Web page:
Here’s an update on the two local athletic stories that are getting national attention because of cancer. The Bengals have sold about 15,000 jerseys of Devon Still’s #75 … that’s $1.5 million dollars to fight pediatric cancer. Across town we find Lauren Hill, the college freshman hoping to play in one college basketball game before she dies from the inoperable Diffuse Intrinsic Pontine Glioma (DIPG). Her small college accepted Xavier University’s offer to use their arena for the game, and Tuesday the public responded by buying over 10,000 tickets less than an hour – that is a sell out. (Story)

I anticipate reaching a milestone sometime next week. Stay tuned!

We saw the movie Gone Girl this week. Whew .. talk about two people deserving each other!

Speaking of next week, I hope to raise the curtain on Act 11 of Life: The Musical next week, which also means I will announce the theme in the next Monday Morning Entertainment.

No Saturday Morning Cartoon this week because I don’t have one ready! 😦

Your weekend celebrations

  • (Fri) Food Day, Bologna day, Sour Day, Black Cat Day, World Development Information Day, UN Day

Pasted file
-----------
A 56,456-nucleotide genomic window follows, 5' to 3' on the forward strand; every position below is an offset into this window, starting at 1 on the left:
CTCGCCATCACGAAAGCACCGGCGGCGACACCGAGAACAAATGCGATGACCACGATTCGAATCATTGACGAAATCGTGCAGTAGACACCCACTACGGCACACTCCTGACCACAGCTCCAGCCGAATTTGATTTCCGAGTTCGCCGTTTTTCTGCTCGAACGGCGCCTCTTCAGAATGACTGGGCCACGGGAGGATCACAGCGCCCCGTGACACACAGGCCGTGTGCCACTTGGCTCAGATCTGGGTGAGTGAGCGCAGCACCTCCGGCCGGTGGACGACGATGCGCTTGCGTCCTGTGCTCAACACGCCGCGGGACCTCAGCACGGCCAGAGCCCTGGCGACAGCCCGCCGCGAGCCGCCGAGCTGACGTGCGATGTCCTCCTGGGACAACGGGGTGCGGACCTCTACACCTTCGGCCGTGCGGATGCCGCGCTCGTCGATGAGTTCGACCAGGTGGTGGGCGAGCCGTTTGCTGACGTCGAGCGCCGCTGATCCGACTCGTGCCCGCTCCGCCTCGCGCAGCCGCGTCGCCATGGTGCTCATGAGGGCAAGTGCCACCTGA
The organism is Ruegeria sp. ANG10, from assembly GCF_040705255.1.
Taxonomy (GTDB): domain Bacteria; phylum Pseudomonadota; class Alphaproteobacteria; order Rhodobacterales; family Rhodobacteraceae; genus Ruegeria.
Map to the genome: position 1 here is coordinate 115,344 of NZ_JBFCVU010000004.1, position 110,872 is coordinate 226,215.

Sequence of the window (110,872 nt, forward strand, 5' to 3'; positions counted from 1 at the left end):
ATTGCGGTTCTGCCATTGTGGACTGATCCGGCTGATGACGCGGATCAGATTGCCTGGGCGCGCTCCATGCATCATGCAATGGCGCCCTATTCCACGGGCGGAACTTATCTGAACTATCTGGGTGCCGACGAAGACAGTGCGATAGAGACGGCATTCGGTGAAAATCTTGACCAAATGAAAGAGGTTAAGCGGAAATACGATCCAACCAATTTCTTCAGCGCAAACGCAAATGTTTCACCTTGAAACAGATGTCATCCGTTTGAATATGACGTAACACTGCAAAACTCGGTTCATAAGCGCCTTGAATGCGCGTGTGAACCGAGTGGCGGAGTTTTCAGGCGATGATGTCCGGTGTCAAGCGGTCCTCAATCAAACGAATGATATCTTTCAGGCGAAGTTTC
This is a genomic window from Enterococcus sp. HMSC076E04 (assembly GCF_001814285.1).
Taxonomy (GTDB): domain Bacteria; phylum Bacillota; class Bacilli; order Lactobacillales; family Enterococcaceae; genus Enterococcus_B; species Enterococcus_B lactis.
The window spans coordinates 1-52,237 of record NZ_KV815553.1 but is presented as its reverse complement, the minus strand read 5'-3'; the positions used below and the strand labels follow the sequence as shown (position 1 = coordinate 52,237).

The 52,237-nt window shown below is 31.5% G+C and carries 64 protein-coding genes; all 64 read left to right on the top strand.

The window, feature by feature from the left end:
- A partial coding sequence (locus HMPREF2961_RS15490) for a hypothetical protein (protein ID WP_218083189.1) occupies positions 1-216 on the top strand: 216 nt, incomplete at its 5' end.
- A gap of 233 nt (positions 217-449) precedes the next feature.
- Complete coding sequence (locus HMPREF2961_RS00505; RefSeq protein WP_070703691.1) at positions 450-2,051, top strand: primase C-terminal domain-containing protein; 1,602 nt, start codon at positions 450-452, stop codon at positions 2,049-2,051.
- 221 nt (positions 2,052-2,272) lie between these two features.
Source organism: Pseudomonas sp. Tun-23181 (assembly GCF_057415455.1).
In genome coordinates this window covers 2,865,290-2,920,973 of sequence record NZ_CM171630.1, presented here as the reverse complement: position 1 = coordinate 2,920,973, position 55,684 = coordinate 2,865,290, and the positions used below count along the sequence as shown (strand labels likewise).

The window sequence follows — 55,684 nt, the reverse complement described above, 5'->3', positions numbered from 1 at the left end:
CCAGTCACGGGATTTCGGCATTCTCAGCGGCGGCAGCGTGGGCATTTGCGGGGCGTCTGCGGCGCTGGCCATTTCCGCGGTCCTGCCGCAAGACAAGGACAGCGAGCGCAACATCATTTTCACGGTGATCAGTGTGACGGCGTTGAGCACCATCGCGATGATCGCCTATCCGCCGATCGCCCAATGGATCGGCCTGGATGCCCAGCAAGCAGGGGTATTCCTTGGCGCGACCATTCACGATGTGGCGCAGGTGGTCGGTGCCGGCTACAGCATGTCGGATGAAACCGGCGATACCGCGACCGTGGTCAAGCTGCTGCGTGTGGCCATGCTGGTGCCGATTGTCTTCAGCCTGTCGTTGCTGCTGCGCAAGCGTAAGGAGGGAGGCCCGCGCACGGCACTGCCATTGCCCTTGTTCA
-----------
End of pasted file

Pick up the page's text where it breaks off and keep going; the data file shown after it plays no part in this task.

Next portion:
• (Sat) Cartoonists Against Crime Day, Chuckie the Notorious Killer Doll Day, Pasta Day, Make a Difference Day, Greasy Foods Day, Sourest Day, Pit Bull Awareness Day, Punk-for-a-Day Day
  • (Sun) Mother-in-Law Day, Mule Day, Visit a Cemetery Day, Privacy Day, Mincemeat Day, Horseless Carriage Day

Last weekend was the first of two weddings for us to attend, so those events made me think of this rock song from the early 80s … White Wedding (Billy Idol). Have a safe weekend and in the words of Garrison Keillor, Be well, do good work, and keep in touch.

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56 thoughts on “Opinions in the Shorts: Vol. 237

  1. Your posts are packaged with so much! It’s hard to know what to comment on. 😉

    Oliver’s 3rd Onion political headline and I read the absolutely hysterical Onion artical about the blank office cake.

    As for eboli, the media ought to be ashamed of itself. They are using their typical sensationalism to get ratings. They are not informing us;they are terrifying US so we’ll keep watching. :/

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    • Lorna,
      The Opinions in the Shorts series is designed to toss many thoughts out there with hopes visitors comment on the one that strikes their fancy the post.

      Glad you enjoyed the office cake article. After all, The Onion has a way of delivering nonsense in a sensible way. Regarding Ebola, we are having too much stuff to sift through. … like a needle in a haystack.